• To disseminate the results and the applicability potential of the project to authorities and professionals throughout the EU.
  • Expected results: The project expects to achieve the following results:

  • A successful demonstration of the FHVI technique as a cost-effective adaptation strategy for climate change (extreme rainfall) and prevention of damage from pluvial flooding in urban areas;
  • A reduction of frequency, duration and level of flooding events in Putten, the target being no water on the street at peak precipitation levels of a T10 event corresponding to a total quantity of 36 mm per hour;
  • Improved quality of effluent at the wastewater treatment plant;
  • Reduction of 5 200 m3/yr of discharge of excessive, untreated mixed rain and sewer water;
  • Prevention of desiccation, through 46 800 m3/yr of water added to groundwater reserves;
  • Resilience to spills (key in this respect is that a spill in a FHVI infiltration well can be ‘reversed’, i.e. used to pump back spills that penetrated the groundwater);
  • Dissemination of project and monitoring results to stakeholders and target audiences;
  • Creation of interest of at least 10 other European cities and municipalities to implement the FHVI technique to adapt to climate change; and
  • Provision of a blueprint, facilitating rapid replication and transferability to other European cities and municipalities.


Results


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Environmental issues addressed:

Themes

Climate change Adaptation - Resilient communities


Keywords

flood‚  preventive measure


Target EU Legislation

  • Water
  • Directive 2007/60 - Assessment and management of flood risks (23.10.2007)
  • Climate Change & Energy efficicency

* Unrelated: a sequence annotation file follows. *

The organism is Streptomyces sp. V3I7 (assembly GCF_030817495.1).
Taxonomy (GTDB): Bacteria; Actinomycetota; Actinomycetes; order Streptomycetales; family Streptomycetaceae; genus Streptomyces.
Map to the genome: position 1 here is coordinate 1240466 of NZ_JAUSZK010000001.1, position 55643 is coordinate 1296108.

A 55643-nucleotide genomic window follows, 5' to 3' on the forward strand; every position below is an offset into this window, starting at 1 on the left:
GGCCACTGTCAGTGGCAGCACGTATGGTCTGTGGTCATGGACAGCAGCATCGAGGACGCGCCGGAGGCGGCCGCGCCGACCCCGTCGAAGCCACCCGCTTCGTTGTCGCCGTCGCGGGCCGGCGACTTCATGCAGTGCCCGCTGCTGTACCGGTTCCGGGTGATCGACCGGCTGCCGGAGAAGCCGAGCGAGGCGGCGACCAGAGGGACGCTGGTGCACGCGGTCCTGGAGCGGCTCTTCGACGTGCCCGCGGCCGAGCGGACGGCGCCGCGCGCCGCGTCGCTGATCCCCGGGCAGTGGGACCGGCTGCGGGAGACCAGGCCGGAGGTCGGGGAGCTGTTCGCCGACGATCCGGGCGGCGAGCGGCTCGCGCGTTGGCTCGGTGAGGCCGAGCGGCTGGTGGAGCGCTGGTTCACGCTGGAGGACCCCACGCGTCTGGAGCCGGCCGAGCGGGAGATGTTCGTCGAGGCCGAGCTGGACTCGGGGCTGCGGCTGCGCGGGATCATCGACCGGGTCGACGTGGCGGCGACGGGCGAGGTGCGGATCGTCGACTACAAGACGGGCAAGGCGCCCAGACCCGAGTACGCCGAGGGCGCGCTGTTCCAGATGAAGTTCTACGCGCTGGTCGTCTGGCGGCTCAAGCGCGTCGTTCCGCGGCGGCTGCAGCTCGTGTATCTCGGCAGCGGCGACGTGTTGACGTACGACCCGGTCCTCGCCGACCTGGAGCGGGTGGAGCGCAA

• COM(2013)216 - EU Strategy on adaptation to climate change (16.04.2013)

Natura 2000 sites

Not applicable


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Beneficiaries:

Coordinator Gemeente Putten
Type of organisation Local authority
Description Putten is a town of some 24 000 inhabitants and covers an area of 8 750 ha in Gelderland province. Part of the municipality belongs to the National Park "De Veluwe", a Natura 2000 network site. In this project the town council of Putten is responsible for overall project management, installation and operation of the relevant infrastructure, and project benchmarking.
Partners Stichting Toegepast Onderzoek Waterbeheer, The Netherlands Henk van Tongeren B.V., The Netherlands Hölscher Wasserbau GmbH, Germany Stichting O2DIT-Onderzoek en Ontwikkeling Duurzame Infiltratie Technieken, The Netherlands

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Project reference LIFE15 CCA/NL/000052
Duration 01-JUL-2016 to 31-DEC -2022
Total budget 4,076,462.00 €
EU contribution 2,445,875.00 €
Project location Gelderland(Nederland)

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Read more:

Project web site Project's website

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Project description   Environmental issues   Beneficiaries   Administrative data   Read more   Print   PDF version